Or perhaps it’s more accurate to say “top of head.” And in hand, for that matter.
The 46-year-old actor — best known as Harold Lee in the Harold Kumar films and as Hikaru Sulu in the Star Trek reboot movies — was recently interviewed for GQ magazine about the 10 things he can’t live without.
A hat from North Flag is one of those indispensable items. The other is a fountain pen from Tiny Feast, a stationery and homewares store in the Exchange District.
“We definitely sold more hats from it.”
As for the Kaweco pen that Cho raved about in the GQ video — “writing is very pleasurable … this is so smooth” — Tiny Feast is the only store in the city that sells that brand.
“We stock products that we genuinely think are great and we are happy to see our customers enjoying them as well. Of course, in this case, it’s a little extra special when they’re broadcast to such a wide audience,” said Bock.Tiny Feast’s Danika Bock shows off the Kaweco fountain pen that John Cho bought from the Exchange District shop. (Darren Bernhardt/CBC)
Cho’s list primarily features his essentials for travelling on airplanes — toothpicks, books, a power bank, laptop, headphones for music, and a shoulder bag. But he says he’s partial to some of the items at any time.
Bock lauded Cho for his support of small, local businesses and for taking the time to explore the city a little.
“It shows their character, that they genuinely want to see what and who makes up the city, rather than just passing through from airport to set,” she said.
“The fact that he was also purchasing from our brick-and-mortar shops is great. Local shops and small business truly make up such a big part of any city’s unique character and … every customer that comes in to shop with us becomes increasingly important to our well-being.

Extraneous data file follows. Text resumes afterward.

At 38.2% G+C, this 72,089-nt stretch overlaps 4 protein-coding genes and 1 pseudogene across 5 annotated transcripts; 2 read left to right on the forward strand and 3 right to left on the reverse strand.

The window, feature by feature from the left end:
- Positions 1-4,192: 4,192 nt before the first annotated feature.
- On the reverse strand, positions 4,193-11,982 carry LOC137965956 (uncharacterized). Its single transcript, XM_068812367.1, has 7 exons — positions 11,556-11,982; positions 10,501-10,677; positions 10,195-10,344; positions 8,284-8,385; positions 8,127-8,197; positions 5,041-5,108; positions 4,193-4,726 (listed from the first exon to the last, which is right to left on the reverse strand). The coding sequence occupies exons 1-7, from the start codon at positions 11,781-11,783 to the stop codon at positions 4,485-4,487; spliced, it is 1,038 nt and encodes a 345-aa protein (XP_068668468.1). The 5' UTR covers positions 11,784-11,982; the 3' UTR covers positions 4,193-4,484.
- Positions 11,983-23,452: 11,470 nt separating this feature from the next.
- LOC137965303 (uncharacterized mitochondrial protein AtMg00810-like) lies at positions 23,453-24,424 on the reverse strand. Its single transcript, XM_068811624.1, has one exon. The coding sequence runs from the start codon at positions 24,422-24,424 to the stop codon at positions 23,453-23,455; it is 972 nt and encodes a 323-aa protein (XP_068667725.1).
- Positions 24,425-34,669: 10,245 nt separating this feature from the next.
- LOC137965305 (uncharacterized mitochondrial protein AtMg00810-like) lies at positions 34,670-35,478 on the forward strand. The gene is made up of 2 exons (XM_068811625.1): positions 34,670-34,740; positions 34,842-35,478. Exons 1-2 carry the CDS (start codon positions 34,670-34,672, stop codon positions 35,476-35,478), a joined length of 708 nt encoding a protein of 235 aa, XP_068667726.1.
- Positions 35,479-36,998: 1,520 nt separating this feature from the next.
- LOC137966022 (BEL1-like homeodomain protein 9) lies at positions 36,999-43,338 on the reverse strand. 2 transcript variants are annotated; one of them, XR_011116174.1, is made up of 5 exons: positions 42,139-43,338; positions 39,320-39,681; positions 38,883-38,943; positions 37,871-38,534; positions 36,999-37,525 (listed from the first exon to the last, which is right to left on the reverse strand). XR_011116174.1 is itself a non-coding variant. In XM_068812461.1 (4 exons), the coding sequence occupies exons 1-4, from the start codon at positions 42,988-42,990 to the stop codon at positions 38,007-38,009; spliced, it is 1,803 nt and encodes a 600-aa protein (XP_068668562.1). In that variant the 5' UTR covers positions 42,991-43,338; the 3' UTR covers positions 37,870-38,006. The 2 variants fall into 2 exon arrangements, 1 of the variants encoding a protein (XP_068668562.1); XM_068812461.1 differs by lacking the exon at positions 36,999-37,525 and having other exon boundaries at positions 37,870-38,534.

“It’s nice to see someone with a larger influence leading by example in this way.”
‘A poetic phrase’
During Cho’s half-hour visit, Lazareck did eventually break the ice and chatted for some time with the actor. He expressed a fondness for Winnipeg and said he “really enjoyed working here,” according to Lazareck.
Not only did he show it off in the video but Cho was wearing it when he ran into friend and actress Gabrielle Union in Los Angeles. Union took a selfie with him and posted the pic on Instagram for her 10.7 million followers.
Lazareck estimates 20-30 Middle Province hats — the same one Cho bought — were sold within three or four days of the GQ video being released at the end of August. Typically, about 10 are sold in that time.
It shows their character, that they genuinely want to see what and who makes up the city, rather than just passing through from airport to set.- Danika Bock, Tiny Feast
“I’m hoping to some day see some photos of them in that stuff.”
“Big brands and companies pay a lot for exposure like that. To get it in this way is really nice.”
Bock echoed those sentiments.
“We have never focused our marketing efforts on paid sponsorships. Rather, we depend on our shop’s experience, customer service and the quality of products to speak for themselves when they leave the shop,” she said.
“We have to trust that every happy customer is good for business.”